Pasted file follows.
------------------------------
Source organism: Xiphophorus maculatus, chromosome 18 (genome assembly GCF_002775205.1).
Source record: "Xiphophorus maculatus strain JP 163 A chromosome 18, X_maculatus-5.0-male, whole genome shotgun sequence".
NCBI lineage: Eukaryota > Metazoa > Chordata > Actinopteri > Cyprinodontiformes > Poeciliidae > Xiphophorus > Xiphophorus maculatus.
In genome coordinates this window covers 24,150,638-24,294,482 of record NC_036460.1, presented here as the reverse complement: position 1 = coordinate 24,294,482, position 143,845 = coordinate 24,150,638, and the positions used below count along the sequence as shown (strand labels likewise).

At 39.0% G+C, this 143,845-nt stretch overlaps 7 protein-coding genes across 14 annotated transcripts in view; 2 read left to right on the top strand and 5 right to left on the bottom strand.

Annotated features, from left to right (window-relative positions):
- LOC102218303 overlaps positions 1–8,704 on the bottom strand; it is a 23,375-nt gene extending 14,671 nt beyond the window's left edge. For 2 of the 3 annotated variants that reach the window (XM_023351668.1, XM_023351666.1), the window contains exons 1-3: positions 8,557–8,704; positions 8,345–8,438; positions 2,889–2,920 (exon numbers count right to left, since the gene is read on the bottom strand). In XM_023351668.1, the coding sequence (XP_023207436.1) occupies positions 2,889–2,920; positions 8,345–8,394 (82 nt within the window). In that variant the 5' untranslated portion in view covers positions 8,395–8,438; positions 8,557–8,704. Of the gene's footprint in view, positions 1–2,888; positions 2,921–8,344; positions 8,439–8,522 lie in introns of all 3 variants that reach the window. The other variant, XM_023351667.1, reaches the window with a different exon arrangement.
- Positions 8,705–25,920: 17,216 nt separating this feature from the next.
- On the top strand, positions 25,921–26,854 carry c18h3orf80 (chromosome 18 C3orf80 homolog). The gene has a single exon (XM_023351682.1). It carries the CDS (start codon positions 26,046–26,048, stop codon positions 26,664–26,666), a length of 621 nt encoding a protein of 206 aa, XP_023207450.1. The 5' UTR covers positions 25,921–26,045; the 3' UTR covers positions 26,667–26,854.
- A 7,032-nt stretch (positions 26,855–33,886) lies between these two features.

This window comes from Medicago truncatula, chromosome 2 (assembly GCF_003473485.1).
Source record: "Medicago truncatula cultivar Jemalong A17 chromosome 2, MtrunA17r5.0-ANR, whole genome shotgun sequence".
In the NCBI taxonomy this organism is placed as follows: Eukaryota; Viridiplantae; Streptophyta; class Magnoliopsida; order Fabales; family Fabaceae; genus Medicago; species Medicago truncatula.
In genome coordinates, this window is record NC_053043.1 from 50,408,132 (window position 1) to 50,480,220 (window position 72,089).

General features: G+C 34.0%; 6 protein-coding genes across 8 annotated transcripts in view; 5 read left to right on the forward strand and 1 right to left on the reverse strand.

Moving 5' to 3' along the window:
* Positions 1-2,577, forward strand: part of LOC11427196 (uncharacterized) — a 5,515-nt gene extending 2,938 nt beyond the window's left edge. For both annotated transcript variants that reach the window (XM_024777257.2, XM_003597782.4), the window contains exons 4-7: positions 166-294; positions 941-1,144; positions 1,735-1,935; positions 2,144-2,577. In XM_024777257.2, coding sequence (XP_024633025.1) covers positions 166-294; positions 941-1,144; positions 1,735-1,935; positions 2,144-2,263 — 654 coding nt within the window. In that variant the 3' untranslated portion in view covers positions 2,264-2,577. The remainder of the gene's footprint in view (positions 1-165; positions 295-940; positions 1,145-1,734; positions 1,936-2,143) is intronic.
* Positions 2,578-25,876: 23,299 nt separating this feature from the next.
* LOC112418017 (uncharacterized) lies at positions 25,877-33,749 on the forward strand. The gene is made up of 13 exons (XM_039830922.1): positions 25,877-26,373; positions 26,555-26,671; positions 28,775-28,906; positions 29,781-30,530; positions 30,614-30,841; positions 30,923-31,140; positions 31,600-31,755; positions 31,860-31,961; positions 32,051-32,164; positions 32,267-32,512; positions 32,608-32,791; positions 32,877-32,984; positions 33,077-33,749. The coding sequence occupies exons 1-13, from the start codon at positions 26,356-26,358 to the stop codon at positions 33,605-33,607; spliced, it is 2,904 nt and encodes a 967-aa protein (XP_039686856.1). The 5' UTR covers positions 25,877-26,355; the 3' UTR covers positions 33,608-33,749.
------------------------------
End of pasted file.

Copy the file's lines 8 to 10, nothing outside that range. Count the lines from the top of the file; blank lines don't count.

- Positions 8,705–25,920: 17,216 nt separating this feature from the next.
- On the top strand, positions 25,921–26,854 carry c18h3orf80 (chromosome 18 C3orf80 homolog). The gene has a single exon (XM_023351682.1). It carries the CDS (start codon positions 26,046–26,048, stop codon positions 26,664–26,666), a length of 621 nt encoding a protein of 206 aa, XP_023207450.1. The 5' UTR covers positions 25,921–26,045; the 3' UTR covers positions 26,667–26,854.
- A 7,032-nt stretch (positions 26,855–33,886) lies between these two features.